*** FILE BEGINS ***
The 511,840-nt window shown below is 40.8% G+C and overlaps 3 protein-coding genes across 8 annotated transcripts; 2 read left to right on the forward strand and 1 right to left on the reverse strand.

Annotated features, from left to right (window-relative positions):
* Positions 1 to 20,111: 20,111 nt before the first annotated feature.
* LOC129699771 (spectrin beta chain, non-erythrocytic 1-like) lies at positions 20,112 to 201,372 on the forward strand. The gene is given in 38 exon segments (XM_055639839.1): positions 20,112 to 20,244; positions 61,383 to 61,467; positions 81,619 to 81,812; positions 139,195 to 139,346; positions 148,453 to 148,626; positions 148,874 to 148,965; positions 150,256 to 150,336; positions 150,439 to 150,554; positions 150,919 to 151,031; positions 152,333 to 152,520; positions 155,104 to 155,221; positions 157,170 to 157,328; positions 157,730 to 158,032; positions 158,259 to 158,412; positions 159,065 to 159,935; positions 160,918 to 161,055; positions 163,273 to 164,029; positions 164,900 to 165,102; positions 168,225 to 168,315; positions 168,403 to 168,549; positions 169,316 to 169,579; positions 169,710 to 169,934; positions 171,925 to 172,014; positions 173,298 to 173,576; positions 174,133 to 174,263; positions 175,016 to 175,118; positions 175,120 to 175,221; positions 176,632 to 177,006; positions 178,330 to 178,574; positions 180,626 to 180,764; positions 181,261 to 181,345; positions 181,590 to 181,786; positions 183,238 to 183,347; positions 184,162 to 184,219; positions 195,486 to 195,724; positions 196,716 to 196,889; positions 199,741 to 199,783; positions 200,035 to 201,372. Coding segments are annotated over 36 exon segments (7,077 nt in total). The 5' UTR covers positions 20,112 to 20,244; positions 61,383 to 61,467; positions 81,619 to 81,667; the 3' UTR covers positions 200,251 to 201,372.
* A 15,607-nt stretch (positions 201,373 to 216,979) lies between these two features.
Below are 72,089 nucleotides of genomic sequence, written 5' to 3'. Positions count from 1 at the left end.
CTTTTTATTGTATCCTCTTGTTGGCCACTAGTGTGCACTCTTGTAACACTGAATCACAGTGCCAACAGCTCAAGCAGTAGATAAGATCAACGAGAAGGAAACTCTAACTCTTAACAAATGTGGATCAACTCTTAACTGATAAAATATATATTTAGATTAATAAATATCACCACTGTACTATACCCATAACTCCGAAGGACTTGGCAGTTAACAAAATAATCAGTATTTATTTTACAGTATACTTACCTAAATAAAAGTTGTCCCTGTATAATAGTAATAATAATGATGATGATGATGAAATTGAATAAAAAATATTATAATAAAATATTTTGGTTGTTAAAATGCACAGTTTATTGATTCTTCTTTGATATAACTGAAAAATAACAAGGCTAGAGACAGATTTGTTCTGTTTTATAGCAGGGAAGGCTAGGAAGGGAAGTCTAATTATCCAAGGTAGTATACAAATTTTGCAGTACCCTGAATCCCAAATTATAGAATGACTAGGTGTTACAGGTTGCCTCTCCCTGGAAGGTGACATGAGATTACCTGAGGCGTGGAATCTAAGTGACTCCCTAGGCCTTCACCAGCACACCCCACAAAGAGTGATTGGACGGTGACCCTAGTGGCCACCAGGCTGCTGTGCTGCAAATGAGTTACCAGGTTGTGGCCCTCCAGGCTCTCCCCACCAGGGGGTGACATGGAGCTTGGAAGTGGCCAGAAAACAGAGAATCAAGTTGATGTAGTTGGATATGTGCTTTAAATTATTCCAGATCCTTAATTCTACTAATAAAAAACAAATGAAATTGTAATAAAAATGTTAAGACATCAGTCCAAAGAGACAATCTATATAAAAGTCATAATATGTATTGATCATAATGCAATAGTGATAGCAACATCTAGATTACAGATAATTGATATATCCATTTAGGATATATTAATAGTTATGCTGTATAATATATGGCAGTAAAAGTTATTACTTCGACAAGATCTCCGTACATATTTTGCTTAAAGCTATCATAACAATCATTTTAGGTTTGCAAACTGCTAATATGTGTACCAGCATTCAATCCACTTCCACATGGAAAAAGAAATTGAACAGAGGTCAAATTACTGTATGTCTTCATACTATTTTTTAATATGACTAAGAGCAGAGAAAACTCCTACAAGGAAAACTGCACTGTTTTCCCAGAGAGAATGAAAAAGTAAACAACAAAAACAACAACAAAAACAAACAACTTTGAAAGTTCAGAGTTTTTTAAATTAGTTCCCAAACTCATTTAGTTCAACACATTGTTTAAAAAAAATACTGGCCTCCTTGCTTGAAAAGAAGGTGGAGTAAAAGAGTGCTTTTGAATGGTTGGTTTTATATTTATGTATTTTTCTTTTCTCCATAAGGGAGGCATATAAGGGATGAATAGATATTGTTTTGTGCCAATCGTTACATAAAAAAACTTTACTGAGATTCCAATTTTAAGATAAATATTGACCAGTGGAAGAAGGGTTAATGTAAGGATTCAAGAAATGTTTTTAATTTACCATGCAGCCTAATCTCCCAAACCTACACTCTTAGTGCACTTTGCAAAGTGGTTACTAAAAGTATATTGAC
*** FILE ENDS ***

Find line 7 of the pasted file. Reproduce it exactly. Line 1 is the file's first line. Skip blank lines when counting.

CTTTTTATTGTATCCTCTTGTTGGCCACTAGTGTGCACTCTTGTAACACTGAATCACAGTGCCAACAGCTCAAGCAGTAGATAAGATCAACGAGAAGGAAACTCTAACTCTTAACAAATGTGGATCAACTCTTAACTGATAAAATATATATTTAGATTAATAAATATCACCACTGTACTATACCCATAACTCCGAAGGACTTGGCAGTTAACAAAATAATCAGTATTTATTTTACAGTATACTTACCTAAATAAAAGTTGTCCCTGTATAATAGTAATAATAATGATGATGATGATGAAATTGAATAAAAAATATTATAATAAAATATTTTGGTTGTTAAAATGCACAGTTTATTGATTCTTCTTTGATATAACTGAAAAATAACAAGGCTAGAGACAGATTTGTTCTGTTTTATAGCAGGGAAGGCTAGGAAGGGAAGTCTAATTATCCAAGGTAGTATACAAATTTTGCAGTACCCTGAATCCCAAATTATAGAATGACTAGGTGTTACAGGTTGCCTCTCCCTGGAAGGTGACATGAGATTACCTGAGGCGTGGAATCTAAGTGACTCCCTAGGCCTTCACCAGCACACCCCACAAAGAGTGATTGGACGGTGACCCTAGTGGCCACCAGGCTGCTGTGCTGCAAATGAGTTACCAGGTTGTGGCCCTCCAGGCTCTCCCCACCAGGGGGTGACATGGAGCTTGGAAGTGGCCAGAAAACAGAGAATCAAGTTGATGTAGTTGGATATGTGCTTTAAATTATTCCAGATCCTTAATTCTACTAATAAAAAACAAATGAAATTGTAATAAAAATGTTAAGACATCAGTCCAAAGAGACAATCTATATAAAAGTCATAATATGTATTGATCATAATGCAATAGTGATAGCAACATCTAGATTACAGATAATTGATATATCCATTTAGGATATATTAATAGTTATGCTGTATAATATATGGCAGTAAAAGTTATTACTTCGACAAGATCTCCGTACATATTTTGCTTAAAGCTATCATAACAATCATTTTAGGTTTGCAAACTGCTAATATGTGTACCAGCATTCAATCCACTTCCACATGGAAAAAGAAATTGAACAGAGGTCAAATTACTGTATGTCTTCATACTATTTTTTAATATGACTAAGAGCAGAGAAAACTCCTACAAGGAAAACTGCACTGTTTTCCCAGAGAGAATGAAAAAGTAAACAACAAAAACAACAACAAAAACAAACAACTTTGAAAGTTCAGAGTTTTTTAAATTAGTTCCCAAACTCATTTAGTTCAACACATTGTTTAAAAAAAATACTGGCCTCCTTGCTTGAAAAGAAGGTGGAGTAAAAGAGTGCTTTTGAATGGTTGGTTTTATATTTATGTATTTTTCTTTTCTCCATAAGGGAGGCATATAAGGGATGAATAGATATTGTTTTGTGCCAATCGTTACATAAAAAAACTTTACTGAGATTCCAATTTTAAGATAAATATTGACCAGTGGAAGAAGGGTTAATGTAAGGATTCAAGAAATGTTTTTAATTTACCATGCAGCCTAATCTCCCAAACCTACACTCTTAGTGCACTTTGCAAAGTGGTTACTAAAAGTATATTGAC